FIG. 2 provides a schematic diagram of an exemplary networked or distributed computing environment. The distributed computing environment comprises computing objects 100 a, 100 b, etc. and computing objects or devices 110 a, 110 b, 110 c, etc. These objects may comprise programs, methods, data stores, programmable logic, etc. The objects may comprise portions of the same or different devices such as PDAs, televisions, MP3 players, televisions, personal computers, servers, etc. Each object can communicate with another object by way of a communications network 102. This network may itself comprise other computing objects and computing devices that provide services to the system of FIG. 2. In accordance with an aspect of the invention, each object 100 or 110 may contain an application that might request the authentication techniques of the present invention for trusted graphics pipeline(s).
 It can also be appreciated that an object, such as 110 c, may be hosted on another computing device 100 or 110. Thus, although the physical environment depicted may show the connected devices as computers, such illustration is merely exemplary and the physical environment may alternatively be depicted or described comprising various digital devices such as PDAs, televisions, MP3 players, etc., software objects such as interfaces, COM objects and the like.
 There are a variety of systems, components, and network configurations that support distributed computing environments. For example, computing systems may be connected together by wireline or wireless systems, by local networks or widely distributed networks. Currently, many of the networks are coupled to the Internet, which provides the infrastructure for widely distributed computing and encompasses many different networks.
 In home networking environments, there are at least four disparate network transport media that may each support a unique protocol such as Power line, data (both wireless and wired), voice (e.g., telephone) and entertainment media. Most home control devices such as light switches and appliances may use power line for connectivity. Data Services may enter the home as broadband (e.g., either DSL or Cable modem) and are accessible within the home using either wireless (e.g., HomeRF or 802.11b) or wired (e.g., Home PNA, Cat 5, even power line) connectivity. Voice traffic may enter the home either as wired (e.g., Cat 3) or wireless (e.g., cell phones) and may be distributed within the home using Cat 3 wiring. Entertainment media may enter the home either through satellite or cable and is typically distributed in the home using coaxial cable. IEEE 1394 and DVI are also emerging as digital interconnects for clusters of media devices. All of these network environments and others that may emerge as protocol standards may be interconnected to form an intranet that may be connected to the outside world by way of the Internet. In short, a variety of disparate sources exist for the storage and transmission of data, and consequently, moving forward, computing devices will require ways of protecting content at all portions of the data processing pipeline.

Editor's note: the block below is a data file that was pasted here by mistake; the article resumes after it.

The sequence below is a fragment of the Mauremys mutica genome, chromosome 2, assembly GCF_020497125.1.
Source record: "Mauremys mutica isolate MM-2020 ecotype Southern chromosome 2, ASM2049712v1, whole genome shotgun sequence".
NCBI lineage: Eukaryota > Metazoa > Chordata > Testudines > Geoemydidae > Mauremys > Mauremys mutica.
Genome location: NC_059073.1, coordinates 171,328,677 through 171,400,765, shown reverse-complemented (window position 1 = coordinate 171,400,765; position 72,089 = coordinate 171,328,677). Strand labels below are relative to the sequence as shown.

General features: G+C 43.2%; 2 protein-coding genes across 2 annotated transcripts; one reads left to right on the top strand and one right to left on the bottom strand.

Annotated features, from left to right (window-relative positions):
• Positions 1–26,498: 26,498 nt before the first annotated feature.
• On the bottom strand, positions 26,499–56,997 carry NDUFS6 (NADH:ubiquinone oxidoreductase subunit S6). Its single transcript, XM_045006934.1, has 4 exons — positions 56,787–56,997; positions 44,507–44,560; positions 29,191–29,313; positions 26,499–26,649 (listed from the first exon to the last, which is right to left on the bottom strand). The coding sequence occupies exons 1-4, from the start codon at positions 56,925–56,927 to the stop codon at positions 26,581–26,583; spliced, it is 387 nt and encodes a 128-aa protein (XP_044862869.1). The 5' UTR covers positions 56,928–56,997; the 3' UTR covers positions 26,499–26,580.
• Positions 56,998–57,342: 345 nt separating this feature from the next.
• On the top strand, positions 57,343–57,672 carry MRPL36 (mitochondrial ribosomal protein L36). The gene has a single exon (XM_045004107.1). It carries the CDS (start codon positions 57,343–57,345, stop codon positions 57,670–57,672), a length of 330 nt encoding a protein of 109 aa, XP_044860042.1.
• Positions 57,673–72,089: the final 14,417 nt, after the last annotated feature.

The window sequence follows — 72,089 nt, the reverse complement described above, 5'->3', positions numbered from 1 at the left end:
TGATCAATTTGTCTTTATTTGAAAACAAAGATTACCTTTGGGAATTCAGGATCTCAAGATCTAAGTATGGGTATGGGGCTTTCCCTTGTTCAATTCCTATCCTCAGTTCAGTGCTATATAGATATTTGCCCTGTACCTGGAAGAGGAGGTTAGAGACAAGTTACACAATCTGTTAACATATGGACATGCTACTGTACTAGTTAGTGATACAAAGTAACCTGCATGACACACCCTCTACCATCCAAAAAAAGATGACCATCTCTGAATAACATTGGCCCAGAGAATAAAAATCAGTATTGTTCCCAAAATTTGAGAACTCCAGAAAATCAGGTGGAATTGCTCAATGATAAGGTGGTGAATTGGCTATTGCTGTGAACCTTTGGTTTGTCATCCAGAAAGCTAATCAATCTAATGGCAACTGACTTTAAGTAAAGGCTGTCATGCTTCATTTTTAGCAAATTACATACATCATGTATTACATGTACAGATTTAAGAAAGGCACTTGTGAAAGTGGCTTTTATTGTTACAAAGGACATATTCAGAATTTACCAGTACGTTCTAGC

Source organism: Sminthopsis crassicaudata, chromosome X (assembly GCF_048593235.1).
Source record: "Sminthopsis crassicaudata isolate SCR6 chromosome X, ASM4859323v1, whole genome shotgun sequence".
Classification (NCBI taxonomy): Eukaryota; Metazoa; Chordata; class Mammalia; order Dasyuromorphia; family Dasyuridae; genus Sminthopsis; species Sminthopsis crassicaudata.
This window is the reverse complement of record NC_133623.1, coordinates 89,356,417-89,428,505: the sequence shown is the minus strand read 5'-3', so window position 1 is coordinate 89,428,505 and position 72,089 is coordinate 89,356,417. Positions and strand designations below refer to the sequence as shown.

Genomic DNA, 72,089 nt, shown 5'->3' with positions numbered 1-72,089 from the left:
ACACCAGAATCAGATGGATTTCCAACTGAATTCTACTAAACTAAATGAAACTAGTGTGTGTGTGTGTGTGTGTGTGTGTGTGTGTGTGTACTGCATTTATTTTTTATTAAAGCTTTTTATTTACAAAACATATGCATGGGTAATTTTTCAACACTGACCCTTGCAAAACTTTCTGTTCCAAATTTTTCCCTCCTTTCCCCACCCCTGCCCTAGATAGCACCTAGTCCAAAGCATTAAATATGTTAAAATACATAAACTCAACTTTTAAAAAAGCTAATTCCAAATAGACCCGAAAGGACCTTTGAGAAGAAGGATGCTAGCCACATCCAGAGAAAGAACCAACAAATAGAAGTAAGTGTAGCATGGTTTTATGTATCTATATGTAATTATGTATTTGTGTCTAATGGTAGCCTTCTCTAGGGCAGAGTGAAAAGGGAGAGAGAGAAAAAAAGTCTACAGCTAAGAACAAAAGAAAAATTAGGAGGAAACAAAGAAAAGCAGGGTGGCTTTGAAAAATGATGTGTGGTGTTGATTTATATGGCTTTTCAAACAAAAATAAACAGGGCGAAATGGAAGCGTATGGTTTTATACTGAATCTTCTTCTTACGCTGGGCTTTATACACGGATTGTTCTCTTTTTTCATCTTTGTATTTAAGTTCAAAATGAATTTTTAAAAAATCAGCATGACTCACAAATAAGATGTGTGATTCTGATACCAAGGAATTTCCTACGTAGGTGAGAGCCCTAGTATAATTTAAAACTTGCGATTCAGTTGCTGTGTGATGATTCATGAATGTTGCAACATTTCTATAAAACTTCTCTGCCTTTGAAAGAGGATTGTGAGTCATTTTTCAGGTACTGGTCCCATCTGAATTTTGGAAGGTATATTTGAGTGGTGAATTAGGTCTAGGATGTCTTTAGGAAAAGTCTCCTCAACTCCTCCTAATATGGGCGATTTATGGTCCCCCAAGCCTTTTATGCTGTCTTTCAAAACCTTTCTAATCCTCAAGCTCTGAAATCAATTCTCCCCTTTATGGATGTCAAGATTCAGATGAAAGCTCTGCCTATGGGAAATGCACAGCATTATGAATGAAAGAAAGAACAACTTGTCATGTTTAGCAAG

The Internet commonly refers to the collection of networks and gateways that utilize the TCP/IP suite of protocols, which are well-known in the art of computer networking. TCP/IP is an acronym for “Transport Control Protocol/Interface Program.” The Internet can be described as a system of geographically distributed remote computer networks interconnected by computers executing networking protocols that allow users to interact and share information over the networks. Because of such wide-spread information sharing, remote networks such as the Internet have thus far generally evolved into an open system for which developers can design software applications for performing specialized operations or services, essentially without restriction.